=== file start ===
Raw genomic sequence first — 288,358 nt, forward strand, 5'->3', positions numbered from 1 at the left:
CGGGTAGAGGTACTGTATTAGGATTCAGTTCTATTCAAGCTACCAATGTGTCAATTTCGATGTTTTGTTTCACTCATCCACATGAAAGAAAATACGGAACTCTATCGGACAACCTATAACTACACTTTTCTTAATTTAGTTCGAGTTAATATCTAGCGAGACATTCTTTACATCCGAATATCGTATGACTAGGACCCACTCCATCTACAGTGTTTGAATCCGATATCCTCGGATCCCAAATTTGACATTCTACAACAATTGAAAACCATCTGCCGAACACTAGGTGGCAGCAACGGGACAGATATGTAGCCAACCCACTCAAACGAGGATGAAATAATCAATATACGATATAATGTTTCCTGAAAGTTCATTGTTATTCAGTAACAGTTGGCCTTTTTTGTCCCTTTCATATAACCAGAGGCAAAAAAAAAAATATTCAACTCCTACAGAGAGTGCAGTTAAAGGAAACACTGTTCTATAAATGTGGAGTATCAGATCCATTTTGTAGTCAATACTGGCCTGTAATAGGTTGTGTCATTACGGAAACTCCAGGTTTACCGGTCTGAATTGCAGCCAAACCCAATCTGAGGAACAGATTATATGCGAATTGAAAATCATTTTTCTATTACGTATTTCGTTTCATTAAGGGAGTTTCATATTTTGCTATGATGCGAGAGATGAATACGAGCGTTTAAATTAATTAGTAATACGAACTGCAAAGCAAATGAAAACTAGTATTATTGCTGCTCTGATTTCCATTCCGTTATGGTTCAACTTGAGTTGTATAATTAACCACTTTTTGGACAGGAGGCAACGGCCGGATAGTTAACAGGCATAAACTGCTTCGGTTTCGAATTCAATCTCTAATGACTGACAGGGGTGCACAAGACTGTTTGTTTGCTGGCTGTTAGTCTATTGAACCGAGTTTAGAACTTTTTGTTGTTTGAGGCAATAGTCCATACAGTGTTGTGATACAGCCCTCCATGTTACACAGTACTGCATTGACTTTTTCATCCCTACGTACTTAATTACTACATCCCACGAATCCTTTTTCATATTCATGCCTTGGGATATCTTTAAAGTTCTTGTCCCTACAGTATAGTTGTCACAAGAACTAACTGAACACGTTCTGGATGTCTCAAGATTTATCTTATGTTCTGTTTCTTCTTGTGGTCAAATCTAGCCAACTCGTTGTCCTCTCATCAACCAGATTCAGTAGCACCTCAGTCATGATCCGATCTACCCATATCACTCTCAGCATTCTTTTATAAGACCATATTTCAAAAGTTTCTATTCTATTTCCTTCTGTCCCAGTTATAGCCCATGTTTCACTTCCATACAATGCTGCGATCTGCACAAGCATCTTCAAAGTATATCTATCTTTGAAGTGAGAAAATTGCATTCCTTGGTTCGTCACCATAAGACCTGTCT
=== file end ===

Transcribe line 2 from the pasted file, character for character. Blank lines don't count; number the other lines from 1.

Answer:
CGGGTAGAGGTACTGTATTAGGATTCAGTTCTATTCAAGCTACCAATGTGTCAATTTCGATGTTTTGTTTCACTCATCCACATGAAAGAAAATACGGAACTCTATCGGACAACCTATAACTACACTTTTCTTAATTTAGTTCGAGTTAATATCTAGCGAGACATTCTTTACATCCGAATATCGTATGACTAGGACCCACTCCATCTACAGTGTTTGAATCCGATATCCTCGGATCCCAAATTTGACATTCTACAACAATTGAAAACCATCTGCCGAACACTAGGTGGCAGCAACGGGACAGATATGTAGCCAACCCACTCAAACGAGGATGAAATAATCAATATACGATATAATGTTTCCTGAAAGTTCATTGTTATTCAGTAACAGTTGGCCTTTTTTGTCCCTTTCATATAACCAGAGGCAAAAAAAAAAATATTCAACTCCTACAGAGAGTGCAGTTAAAGGAAACACTGTTCTATAAATGTGGAGTATCAGATCCATTTTGTAGTCAATACTGGCCTGTAATAGGTTGTGTCATTACGGAAACTCCAGGTTTACCGGTCTGAATTGCAGCCAAACCCAATCTGAGGAACAGATTATATGCGAATTGAAAATCATTTTTCTATTACGTATTTCGTTTCATTAAGGGAGTTTCATATTTTGCTATGATGCGAGAGATGAATACGAGCGTTTAAATTAATTAGTAATACGAACTGCAAAGCAAATGAAAACTAGTATTATTGCTGCTCTGATTTCCATTCCGTTATGGTTCAACTTGAGTTGTATAATTAACCACTTTTTGGACAGGAGGCAACGGCCGGATAGTTAACAGGCATAAACTGCTTCGGTTTCGAATTCAATCTCTAATGACTGACAGGGGTGCACAAGACTGTTTGTTTGCTGGCTGTTAGTCTATTGAACCGAGTTTAGAACTTTTTGTTGTTTGAGGCAATAGTCCATACAGTGTTGTGATACAGCCCTCCATGTTACACAGTACTGCATTGACTTTTTCATCCCTACGTACTTAATTACTACATCCCACGAATCCTTTTTCATATTCATGCCTTGGGATATCTTTAAAGTTCTTGTCCCTACAGTATAGTTGTCACAAGAACTAACTGAACACGTTCTGGATGTCTCAAGATTTATCTTATGTTCTGTTTCTTCTTGTGGTCAAATCTAGCCAACTCGTTGTCCTCTCATCAACCAGATTCAGTAGCACCTCAGTCATGATCCGATCTACCCATATCACTCTCAGCATTCTTTTATAAGACCATATTTCAAAAGTTTCTATTCTATTTCCTTCTGTCCCAGTTATAGCCCATGTTTCACTTCCATACAATGCTGCGATCTGCACAAGCATCTTCAAAGTATATCTATCTTTGAAGTGAGAAAATTGCATTCCTTGGTTCGTCACCATAAGACCTGTCT